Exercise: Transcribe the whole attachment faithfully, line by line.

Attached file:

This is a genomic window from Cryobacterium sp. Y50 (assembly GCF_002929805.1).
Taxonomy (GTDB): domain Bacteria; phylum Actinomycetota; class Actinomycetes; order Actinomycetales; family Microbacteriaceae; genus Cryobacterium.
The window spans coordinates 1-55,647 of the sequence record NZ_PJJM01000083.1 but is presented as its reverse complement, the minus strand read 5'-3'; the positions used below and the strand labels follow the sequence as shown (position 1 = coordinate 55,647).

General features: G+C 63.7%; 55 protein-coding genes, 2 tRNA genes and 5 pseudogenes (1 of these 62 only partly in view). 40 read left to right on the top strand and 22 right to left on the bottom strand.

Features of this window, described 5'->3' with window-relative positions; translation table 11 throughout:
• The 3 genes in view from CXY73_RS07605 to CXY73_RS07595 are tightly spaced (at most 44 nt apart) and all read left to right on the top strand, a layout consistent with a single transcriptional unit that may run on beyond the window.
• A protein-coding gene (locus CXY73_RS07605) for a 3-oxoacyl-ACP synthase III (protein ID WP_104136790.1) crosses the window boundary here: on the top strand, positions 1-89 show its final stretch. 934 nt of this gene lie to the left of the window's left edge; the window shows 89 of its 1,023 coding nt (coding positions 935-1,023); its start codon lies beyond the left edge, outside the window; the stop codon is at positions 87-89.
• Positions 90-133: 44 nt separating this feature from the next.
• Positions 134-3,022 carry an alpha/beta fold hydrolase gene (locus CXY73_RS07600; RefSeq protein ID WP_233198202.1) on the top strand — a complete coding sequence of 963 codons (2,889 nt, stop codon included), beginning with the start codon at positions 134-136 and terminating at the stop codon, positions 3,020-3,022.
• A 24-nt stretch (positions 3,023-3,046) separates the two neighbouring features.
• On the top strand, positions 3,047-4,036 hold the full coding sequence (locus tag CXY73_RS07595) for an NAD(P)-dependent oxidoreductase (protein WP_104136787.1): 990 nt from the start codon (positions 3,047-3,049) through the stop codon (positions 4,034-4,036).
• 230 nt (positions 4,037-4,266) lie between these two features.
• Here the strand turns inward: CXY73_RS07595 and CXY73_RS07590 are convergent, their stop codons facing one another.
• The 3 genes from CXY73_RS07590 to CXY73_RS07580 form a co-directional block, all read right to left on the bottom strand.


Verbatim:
This is a genomic window from Cryobacterium sp. Y50 (assembly GCF_002929805.1).
Taxonomy (GTDB): domain Bacteria; phylum Actinomycetota; class Actinomycetes; order Actinomycetales; family Microbacteriaceae; genus Cryobacterium.
The window spans coordinates 1-55,647 of the sequence record NZ_PJJM01000083.1 but is presented as its reverse complement, the minus strand read 5'-3'; the positions used below and the strand labels follow the sequence as shown (position 1 = coordinate 55,647).

General features: G+C 63.7%; 55 protein-coding genes, 2 tRNA genes and 5 pseudogenes (1 of these 62 only partly in view). 40 read left to right on the top strand and 22 right to left on the bottom strand.

Features of this window, described 5'->3' with window-relative positions; translation table 11 throughout:
• The 3 genes in view from CXY73_RS07605 to CXY73_RS07595 are tightly spaced (at most 44 nt apart) and all read left to right on the top strand, a layout consistent with a single transcriptional unit that may run on beyond the window.
• A protein-coding gene (locus CXY73_RS07605) for a 3-oxoacyl-ACP synthase III (protein ID WP_104136790.1) crosses the window boundary here: on the top strand, positions 1-89 show its final stretch. 934 nt of this gene lie to the left of the window's left edge; the window shows 89 of its 1,023 coding nt (coding positions 935-1,023); its start codon lies beyond the left edge, outside the window; the stop codon is at positions 87-89.
• Positions 90-133: 44 nt separating this feature from the next.
• Positions 134-3,022 carry an alpha/beta fold hydrolase gene (locus CXY73_RS07600; RefSeq protein ID WP_233198202.1) on the top strand — a complete coding sequence of 963 codons (2,889 nt, stop codon included), beginning with the start codon at positions 134-136 and terminating at the stop codon, positions 3,020-3,022.
• A 24-nt stretch (positions 3,023-3,046) separates the two neighbouring features.
• On the top strand, positions 3,047-4,036 hold the full coding sequence (locus tag CXY73_RS07595) for an NAD(P)-dependent oxidoreductase (protein WP_104136787.1): 990 nt from the start codon (positions 3,047-3,049) through the stop codon (positions 4,034-4,036).
• 230 nt (positions 4,037-4,266) lie between these two features.
• Here the strand turns inward: CXY73_RS07595 and CXY73_RS07590 are convergent, their stop codons facing one another.
• The 3 genes from CXY73_RS07590 to CXY73_RS07580 form a co-directional block, all read right to left on the bottom strand.